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The Impact of Coronavirus on the Retail Landscape

The Impact of Coronavirus on the Retail Landscape

cashier at retail store standing at register, wearing a face mask

The coronavirus has changed everything, but there’s no need to feel BOXed in. Let’s look at how the landscape has changed markedly for retailers—and how “go to market” strategy has been upended by the pandemic. Those that previously had a sound and thoughtful e-commerce strategy—or acted swiftly—have seen their business skyrocket, while those that relied heavily on in-store foot traffic have been perilously affected.

Packaging supplies are now in high demand and short supply, including corrugated boxes, mailer envelopes, and interior protective packaging materials. The supply chain is stretched to capacity and prices are escalating. Consumers of these packaging materials now need to plan ahead as they can no longer rely on overnight delivery. Because distributors (unlike packaging manufacturers) typically keep ample product on their floor, they can help keep supply chain flowing… even when e-commerce’s demand for packaging is so high.

The recent crescendo of e-commerce has been a decade in the making. According to, e-commerce sales in 2010 were $169 billion and grew each year to a record $595.5 billion in 2019. But in the first half of 2020, e-commerce sales have swelled to $371.9 billion: an impressive 30% increase from the first half of 2019. The e-commerce market of total retail sales has grown to 16.1%.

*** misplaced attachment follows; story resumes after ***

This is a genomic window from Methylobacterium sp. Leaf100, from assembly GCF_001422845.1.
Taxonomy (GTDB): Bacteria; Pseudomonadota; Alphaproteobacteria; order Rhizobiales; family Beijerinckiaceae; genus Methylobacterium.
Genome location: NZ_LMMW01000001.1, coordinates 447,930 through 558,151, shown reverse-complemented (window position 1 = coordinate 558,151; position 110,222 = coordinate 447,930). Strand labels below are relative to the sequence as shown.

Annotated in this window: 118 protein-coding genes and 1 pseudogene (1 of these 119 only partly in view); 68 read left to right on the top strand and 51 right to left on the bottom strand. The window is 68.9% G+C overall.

Why has the online space blossomed so considerably? Pre-pandemic reasons included:

  1. Being able to easily compare prices
  2. Ability to shop at all hours of the day
  3. Readily available ratings and reviews
  4. Easy to perform online market research

Now that safety concerns over contracting the virus are a factor in retail stores, digital volume has accelerated to unprecedented levels.

The COVID-19 pandemic will surely not be with us forever, so some may ask if this trend might change. We simply do not see this reversing. The consumer has gotten used to the convenience of at-home delivery, and retailers have gotten significantly better at getting product to them faster. Large retailers with a nationwide footprint of physical locations have adapted to a “Ship-from-Store” model, enabling both quicker delivery and reduced freight costs.

As those of us at Hughes Enterprises interact with major retail chains across the United States, we hear a common refrain: what was once considered a 5-year strategic plan to shift to an online and home delivery strategy has been accelerated to six months. The pace of change may have been a reactive response, but now companies are finding success with this model. Because of how greatly e-commerce affects supply chain, to adapt to the future, companies who rely on packaging supplies must think ahead, plan with precision, be proactive about their inventory, and communicate with distributors to understand lead times.

That’s a WRAP on this year. (Another packaging pun, for your enjoyment.) Stay safe and be well!

Contact our specialists here at Hughes Enterprises today and find out how we can help with your packaging and shipping processes.